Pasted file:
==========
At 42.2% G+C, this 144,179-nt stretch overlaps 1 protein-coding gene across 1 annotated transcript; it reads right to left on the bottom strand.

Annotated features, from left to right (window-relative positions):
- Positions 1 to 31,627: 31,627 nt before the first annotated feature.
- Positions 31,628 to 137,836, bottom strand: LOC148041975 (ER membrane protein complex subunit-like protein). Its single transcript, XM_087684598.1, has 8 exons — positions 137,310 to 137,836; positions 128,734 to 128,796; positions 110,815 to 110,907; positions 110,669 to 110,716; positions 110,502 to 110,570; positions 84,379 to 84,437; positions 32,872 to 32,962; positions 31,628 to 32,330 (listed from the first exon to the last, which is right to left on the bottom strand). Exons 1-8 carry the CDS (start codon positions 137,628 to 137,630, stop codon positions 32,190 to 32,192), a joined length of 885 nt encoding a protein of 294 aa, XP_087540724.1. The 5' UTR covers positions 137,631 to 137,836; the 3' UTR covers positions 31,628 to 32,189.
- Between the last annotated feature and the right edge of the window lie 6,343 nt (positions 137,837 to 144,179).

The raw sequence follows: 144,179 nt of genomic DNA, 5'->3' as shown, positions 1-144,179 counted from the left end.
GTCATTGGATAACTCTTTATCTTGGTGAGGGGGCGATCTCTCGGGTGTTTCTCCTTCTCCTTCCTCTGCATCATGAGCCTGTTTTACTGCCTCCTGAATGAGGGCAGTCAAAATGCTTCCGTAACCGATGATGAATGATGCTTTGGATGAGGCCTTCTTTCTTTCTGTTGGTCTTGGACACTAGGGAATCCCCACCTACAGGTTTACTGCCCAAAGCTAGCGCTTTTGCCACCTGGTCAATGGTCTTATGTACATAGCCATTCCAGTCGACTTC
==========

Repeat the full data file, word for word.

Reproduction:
At 42.2% G+C, this 144,179-nt stretch overlaps 1 protein-coding gene across 1 annotated transcript; it reads right to left on the bottom strand.

Annotated features, from left to right (window-relative positions):
- Positions 1 to 31,627: 31,627 nt before the first annotated feature.
- Positions 31,628 to 137,836, bottom strand: LOC148041975 (ER membrane protein complex subunit-like protein). Its single transcript, XM_087684598.1, has 8 exons — positions 137,310 to 137,836; positions 128,734 to 128,796; positions 110,815 to 110,907; positions 110,669 to 110,716; positions 110,502 to 110,570; positions 84,379 to 84,437; positions 32,872 to 32,962; positions 31,628 to 32,330 (listed from the first exon to the last, which is right to left on the bottom strand). Exons 1-8 carry the CDS (start codon positions 137,628 to 137,630, stop codon positions 32,190 to 32,192), a joined length of 885 nt encoding a protein of 294 aa, XP_087540724.1. The 5' UTR covers positions 137,631 to 137,836; the 3' UTR covers positions 31,628 to 32,189.
- Between the last annotated feature and the right edge of the window lie 6,343 nt (positions 137,837 to 144,179).

The raw sequence follows: 144,179 nt of genomic DNA, 5'->3' as shown, positions 1-144,179 counted from the left end.
GTCATTGGATAACTCTTTATCTTGGTGAGGGGGCGATCTCTCGGGTGTTTCTCCTTCTCCTTCCTCTGCATCATGAGCCTGTTTTACTGCCTCCTGAATGAGGGCAGTCAAAATGCTTCCGTAACCGATGATGAATGATGCTTTGGATGAGGCCTTCTTTCTTTCTGTTGGTCTTGGACACTAGGGAATCCCCACCTACAGGTTTACTGCCCAAAGCTAGCGCTTTTGCCACCTGGTCAATGGTCTTATGTACATAGCCATTCCAGTCGACTTC